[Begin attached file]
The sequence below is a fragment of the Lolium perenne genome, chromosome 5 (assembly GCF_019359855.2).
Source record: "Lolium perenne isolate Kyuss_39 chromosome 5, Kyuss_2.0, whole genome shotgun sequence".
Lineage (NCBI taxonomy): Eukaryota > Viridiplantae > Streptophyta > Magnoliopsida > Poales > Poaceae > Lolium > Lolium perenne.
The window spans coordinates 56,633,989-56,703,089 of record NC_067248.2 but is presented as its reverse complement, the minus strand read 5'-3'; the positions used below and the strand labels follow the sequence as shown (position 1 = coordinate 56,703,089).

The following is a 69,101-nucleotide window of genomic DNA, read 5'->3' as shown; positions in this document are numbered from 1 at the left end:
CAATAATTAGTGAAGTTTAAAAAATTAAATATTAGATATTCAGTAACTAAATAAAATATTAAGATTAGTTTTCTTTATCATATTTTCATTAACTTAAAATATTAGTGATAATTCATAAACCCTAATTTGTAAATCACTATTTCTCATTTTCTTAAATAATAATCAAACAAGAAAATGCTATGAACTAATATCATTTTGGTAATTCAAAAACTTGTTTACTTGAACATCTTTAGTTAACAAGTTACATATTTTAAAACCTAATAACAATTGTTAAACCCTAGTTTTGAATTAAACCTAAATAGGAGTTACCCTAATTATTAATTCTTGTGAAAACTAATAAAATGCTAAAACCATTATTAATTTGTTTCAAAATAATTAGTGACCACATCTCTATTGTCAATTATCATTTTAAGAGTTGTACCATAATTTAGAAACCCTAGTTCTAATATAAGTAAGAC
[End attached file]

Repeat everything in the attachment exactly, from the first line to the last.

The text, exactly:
The sequence below is a fragment of the Lolium perenne genome, chromosome 5 (assembly GCF_019359855.2).
Source record: "Lolium perenne isolate Kyuss_39 chromosome 5, Kyuss_2.0, whole genome shotgun sequence".
Lineage (NCBI taxonomy): Eukaryota > Viridiplantae > Streptophyta > Magnoliopsida > Poales > Poaceae > Lolium > Lolium perenne.
The window spans coordinates 56,633,989-56,703,089 of record NC_067248.2 but is presented as its reverse complement, the minus strand read 5'-3'; the positions used below and the strand labels follow the sequence as shown (position 1 = coordinate 56,703,089).

The following is a 69,101-nucleotide window of genomic DNA, read 5'->3' as shown; positions in this document are numbered from 1 at the left end:
CAATAATTAGTGAAGTTTAAAAAATTAAATATTAGATATTCAGTAACTAAATAAAATATTAAGATTAGTTTTCTTTATCATATTTTCATTAACTTAAAATATTAGTGATAATTCATAAACCCTAATTTGTAAATCACTATTTCTCATTTTCTTAAATAATAATCAAACAAGAAAATGCTATGAACTAATATCATTTTGGTAATTCAAAAACTTGTTTACTTGAACATCTTTAGTTAACAAGTTACATATTTTAAAACCTAATAACAATTGTTAAACCCTAGTTTTGAATTAAACCTAAATAGGAGTTACCCTAATTATTAATTCTTGTGAAAACTAATAAAATGCTAAAACCATTATTAATTTGTTTCAAAATAATTAGTGACCACATCTCTATTGTCAATTATCATTTTAAGAGTTGTACCATAATTTAGAAACCCTAGTTCTAATATAAGTAAGAC